In “On the Move,” our regular column about migration, we present pairs of distribution maps from eBird that you can use to compare where interesting birds are at different times of the year. We featured Connecticut Warbler, pictured above, in our May/June 2019 issue.
Named by Alexander Wilson from an individual collected during fall migration in its namesake state, the Connecticut Warbler is not common there, instead breeding (in June) across a broad swath of the Canadian boreal forest and in southerly extensions of boreal habitat in northern Minnesota, Wisconsin, and Michigan. Pairs nest in remote spruce and tamarack bogs, places that are difficult to get to and often full of mosquitoes, which has led to their being poorly known to this day. During the nonbreeding season, the Connecticut Warbler is found primarily along the western edge of the Amazon Basin, where it is extremely poorly known (see the January eBird map from the past 10 years). In the spring, listen for the distinctive, ringing song of the male, a repetition of two- or three-part phrases. The species is shy and skulking, much more often heard than seen, but careful observers may glimpse a compact, short-tailed warbler with a bold, complete eyering.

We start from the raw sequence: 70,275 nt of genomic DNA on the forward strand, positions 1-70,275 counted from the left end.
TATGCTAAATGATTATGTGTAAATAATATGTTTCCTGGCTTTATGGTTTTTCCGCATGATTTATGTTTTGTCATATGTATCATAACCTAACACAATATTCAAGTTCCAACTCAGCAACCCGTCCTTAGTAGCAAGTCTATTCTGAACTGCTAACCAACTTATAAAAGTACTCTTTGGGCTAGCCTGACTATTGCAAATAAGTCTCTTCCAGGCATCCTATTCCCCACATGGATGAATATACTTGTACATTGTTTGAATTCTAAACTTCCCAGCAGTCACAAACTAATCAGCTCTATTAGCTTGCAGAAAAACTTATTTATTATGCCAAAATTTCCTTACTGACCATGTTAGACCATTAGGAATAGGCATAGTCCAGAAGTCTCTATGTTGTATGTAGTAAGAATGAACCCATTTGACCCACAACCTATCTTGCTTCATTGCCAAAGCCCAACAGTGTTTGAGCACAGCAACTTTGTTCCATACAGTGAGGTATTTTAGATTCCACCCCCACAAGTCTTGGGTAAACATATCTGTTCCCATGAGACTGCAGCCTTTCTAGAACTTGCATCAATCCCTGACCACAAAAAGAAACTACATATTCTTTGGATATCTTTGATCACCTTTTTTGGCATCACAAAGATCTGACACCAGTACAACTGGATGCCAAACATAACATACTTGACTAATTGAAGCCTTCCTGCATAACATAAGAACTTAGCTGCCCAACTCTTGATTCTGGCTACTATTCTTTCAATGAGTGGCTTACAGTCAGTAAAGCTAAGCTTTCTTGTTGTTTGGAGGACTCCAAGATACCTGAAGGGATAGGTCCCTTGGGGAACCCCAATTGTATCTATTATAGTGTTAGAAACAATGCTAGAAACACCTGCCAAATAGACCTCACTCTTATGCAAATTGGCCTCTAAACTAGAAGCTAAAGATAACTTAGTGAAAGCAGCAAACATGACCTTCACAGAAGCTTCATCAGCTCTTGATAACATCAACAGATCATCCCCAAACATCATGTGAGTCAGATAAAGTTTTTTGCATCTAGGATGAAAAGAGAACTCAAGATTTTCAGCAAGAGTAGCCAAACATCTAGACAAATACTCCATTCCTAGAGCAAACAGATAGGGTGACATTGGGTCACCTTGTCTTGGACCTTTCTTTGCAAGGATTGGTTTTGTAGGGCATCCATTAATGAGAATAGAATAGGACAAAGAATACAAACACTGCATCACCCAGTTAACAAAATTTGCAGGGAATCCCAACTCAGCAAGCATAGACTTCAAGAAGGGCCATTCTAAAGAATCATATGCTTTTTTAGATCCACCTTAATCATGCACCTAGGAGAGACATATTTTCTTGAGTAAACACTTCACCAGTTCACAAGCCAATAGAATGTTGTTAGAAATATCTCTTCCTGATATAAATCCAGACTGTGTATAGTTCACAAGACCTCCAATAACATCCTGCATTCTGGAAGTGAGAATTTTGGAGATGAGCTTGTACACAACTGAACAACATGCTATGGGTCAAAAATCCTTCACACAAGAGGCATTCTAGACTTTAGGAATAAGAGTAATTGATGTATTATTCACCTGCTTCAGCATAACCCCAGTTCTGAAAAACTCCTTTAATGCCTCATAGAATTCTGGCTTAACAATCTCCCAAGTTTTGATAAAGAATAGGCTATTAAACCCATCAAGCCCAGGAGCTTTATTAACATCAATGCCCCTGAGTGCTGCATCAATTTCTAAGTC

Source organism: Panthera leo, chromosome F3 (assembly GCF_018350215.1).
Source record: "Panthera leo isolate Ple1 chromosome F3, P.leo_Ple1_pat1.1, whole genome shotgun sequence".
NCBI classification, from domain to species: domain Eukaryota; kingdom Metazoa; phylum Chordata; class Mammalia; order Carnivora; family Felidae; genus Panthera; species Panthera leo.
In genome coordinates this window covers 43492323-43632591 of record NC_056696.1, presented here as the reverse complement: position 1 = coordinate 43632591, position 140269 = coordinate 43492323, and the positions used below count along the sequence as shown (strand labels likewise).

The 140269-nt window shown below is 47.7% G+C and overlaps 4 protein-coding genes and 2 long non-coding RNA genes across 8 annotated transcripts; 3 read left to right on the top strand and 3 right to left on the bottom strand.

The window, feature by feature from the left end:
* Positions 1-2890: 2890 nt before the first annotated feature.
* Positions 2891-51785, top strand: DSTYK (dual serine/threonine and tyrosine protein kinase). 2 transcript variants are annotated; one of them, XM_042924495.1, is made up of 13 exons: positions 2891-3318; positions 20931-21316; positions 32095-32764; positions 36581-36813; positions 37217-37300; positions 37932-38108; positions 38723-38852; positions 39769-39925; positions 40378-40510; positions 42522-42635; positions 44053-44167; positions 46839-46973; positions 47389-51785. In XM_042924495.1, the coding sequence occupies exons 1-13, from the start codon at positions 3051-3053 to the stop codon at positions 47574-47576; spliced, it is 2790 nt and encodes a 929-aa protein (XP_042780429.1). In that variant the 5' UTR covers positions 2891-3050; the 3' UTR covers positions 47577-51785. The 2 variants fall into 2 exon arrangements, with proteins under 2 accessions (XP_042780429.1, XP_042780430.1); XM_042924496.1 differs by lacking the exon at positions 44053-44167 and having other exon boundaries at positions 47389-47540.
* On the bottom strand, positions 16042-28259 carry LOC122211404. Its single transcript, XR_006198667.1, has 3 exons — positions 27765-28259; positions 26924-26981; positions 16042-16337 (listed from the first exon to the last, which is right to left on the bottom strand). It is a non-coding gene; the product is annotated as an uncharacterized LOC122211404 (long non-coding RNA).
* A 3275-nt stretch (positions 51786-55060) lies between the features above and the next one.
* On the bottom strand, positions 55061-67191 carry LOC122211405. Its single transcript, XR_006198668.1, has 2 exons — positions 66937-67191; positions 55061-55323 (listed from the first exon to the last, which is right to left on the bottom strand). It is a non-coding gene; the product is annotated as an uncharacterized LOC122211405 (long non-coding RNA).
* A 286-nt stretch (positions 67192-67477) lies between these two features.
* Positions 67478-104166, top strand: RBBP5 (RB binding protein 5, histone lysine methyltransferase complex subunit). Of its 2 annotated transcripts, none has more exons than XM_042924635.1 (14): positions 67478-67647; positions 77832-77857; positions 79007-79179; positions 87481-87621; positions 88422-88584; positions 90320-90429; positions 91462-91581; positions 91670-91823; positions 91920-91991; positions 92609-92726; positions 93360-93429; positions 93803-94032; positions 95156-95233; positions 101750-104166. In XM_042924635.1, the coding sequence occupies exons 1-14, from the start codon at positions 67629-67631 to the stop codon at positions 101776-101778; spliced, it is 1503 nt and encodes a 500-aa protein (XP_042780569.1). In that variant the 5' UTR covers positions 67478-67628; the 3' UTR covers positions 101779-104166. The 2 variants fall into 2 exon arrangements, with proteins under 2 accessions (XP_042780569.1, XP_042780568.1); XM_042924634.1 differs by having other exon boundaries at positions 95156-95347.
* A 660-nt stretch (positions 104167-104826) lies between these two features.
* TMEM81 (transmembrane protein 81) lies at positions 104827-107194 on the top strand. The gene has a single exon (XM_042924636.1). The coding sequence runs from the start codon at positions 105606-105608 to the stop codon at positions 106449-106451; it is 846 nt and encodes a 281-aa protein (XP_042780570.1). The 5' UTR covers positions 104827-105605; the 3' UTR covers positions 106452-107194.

eBird is the real-time online checklist operated by the Cornell Lab of Ornithology and Audubon. “On the Move” is written by eBird’s Garrett MacDonald, Chris Wood, Marshall Iliff, and Brian Sullivan. Submit your bird sightings at ebird.org.
A version of this article appeared in “Birding Briefs” in the May/June 2019 issue of BirdWatching.